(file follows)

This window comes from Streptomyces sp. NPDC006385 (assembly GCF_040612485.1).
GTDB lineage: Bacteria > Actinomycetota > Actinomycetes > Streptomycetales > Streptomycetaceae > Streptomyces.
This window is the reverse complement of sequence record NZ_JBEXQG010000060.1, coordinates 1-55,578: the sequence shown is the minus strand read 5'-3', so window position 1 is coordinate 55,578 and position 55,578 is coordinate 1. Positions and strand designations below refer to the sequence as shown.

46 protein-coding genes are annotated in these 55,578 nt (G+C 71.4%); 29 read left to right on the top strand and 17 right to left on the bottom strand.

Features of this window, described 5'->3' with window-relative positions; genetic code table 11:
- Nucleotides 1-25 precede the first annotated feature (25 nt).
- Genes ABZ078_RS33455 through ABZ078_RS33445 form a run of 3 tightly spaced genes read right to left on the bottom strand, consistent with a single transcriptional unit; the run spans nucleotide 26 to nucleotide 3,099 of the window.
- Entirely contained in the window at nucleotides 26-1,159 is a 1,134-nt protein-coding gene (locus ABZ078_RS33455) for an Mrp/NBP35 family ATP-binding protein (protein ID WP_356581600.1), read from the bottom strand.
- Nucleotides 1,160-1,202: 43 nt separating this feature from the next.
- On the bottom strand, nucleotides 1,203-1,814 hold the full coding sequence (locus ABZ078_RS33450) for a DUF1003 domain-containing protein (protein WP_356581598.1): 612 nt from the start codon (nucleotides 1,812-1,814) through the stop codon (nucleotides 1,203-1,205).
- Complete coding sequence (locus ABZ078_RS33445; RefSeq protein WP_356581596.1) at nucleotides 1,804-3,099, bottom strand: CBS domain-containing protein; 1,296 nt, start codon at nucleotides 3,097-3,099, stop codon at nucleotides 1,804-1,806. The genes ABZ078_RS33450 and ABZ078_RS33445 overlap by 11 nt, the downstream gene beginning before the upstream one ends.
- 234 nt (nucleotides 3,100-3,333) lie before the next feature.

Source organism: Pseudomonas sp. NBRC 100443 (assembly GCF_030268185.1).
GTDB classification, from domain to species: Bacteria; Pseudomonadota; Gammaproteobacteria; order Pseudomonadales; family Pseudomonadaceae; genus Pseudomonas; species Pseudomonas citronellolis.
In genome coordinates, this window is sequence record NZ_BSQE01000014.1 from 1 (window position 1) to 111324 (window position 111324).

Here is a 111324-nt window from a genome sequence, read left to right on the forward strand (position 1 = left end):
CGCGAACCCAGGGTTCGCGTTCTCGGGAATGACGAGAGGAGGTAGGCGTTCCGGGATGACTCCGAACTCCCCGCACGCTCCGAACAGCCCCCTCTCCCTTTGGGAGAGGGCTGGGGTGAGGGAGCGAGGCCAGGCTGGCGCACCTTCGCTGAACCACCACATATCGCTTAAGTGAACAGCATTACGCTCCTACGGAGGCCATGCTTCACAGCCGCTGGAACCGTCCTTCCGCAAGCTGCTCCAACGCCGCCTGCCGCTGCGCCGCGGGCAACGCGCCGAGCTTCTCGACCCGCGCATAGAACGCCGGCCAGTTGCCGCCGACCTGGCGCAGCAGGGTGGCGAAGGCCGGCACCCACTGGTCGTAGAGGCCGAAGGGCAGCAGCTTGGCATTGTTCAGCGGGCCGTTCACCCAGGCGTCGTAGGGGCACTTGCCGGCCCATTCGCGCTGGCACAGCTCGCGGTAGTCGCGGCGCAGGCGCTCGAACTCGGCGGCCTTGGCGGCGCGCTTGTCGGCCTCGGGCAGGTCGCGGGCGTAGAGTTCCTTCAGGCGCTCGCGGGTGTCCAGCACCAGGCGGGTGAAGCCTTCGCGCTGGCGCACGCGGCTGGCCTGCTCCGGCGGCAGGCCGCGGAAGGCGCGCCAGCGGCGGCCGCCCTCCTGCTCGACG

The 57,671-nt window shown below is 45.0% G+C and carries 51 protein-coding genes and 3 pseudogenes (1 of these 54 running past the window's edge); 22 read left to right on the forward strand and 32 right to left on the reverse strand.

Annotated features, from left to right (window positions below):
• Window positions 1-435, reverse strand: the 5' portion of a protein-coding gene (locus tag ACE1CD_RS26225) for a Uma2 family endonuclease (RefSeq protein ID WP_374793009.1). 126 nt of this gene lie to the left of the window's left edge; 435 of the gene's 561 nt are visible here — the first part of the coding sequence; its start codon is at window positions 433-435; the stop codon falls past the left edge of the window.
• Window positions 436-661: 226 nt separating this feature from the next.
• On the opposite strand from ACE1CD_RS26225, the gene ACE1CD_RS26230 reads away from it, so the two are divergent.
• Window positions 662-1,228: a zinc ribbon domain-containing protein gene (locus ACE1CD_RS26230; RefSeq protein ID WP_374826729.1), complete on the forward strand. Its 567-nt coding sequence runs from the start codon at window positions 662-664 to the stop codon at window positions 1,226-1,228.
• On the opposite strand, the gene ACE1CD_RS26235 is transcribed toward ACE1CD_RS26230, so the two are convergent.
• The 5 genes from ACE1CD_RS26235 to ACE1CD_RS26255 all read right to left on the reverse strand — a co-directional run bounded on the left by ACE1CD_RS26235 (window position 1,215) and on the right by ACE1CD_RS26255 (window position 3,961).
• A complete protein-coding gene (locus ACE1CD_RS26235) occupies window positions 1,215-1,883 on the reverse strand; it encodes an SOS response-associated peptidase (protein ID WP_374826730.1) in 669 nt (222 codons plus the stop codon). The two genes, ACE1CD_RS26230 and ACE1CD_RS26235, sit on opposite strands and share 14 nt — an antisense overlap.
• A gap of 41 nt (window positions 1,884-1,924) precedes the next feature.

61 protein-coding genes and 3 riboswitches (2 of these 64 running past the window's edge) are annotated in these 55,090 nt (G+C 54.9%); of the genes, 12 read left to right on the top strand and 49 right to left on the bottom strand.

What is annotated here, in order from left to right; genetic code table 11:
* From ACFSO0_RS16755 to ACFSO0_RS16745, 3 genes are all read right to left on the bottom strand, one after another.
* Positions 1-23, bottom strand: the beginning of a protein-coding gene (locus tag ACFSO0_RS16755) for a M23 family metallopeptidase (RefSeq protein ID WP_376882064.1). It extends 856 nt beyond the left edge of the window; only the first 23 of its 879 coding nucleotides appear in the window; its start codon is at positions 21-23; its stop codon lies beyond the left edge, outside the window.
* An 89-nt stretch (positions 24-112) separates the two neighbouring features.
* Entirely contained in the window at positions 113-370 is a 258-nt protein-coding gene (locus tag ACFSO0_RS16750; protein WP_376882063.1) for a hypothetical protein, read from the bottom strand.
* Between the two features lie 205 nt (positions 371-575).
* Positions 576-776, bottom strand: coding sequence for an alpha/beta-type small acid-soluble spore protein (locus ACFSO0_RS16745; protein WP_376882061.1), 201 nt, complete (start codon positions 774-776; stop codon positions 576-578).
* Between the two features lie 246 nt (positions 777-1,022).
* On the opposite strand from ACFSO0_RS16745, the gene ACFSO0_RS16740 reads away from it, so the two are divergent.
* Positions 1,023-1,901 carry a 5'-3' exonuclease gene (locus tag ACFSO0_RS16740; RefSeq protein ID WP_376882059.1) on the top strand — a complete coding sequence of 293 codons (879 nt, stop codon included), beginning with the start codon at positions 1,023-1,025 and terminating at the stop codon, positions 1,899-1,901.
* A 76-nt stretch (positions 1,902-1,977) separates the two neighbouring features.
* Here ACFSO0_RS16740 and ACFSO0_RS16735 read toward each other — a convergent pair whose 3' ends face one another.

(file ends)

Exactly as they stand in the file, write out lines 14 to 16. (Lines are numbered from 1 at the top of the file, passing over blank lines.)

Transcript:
GTDB classification, from domain to species: Bacteria; Pseudomonadota; Gammaproteobacteria; order Pseudomonadales; family Pseudomonadaceae; genus Pseudomonas; species Pseudomonas citronellolis.
In genome coordinates, this window is sequence record NZ_BSQE01000014.1 from 1 (window position 1) to 111324 (window position 111324).

Here is a 111324-nt window from a genome sequence, read left to right on the forward strand (position 1 = left end):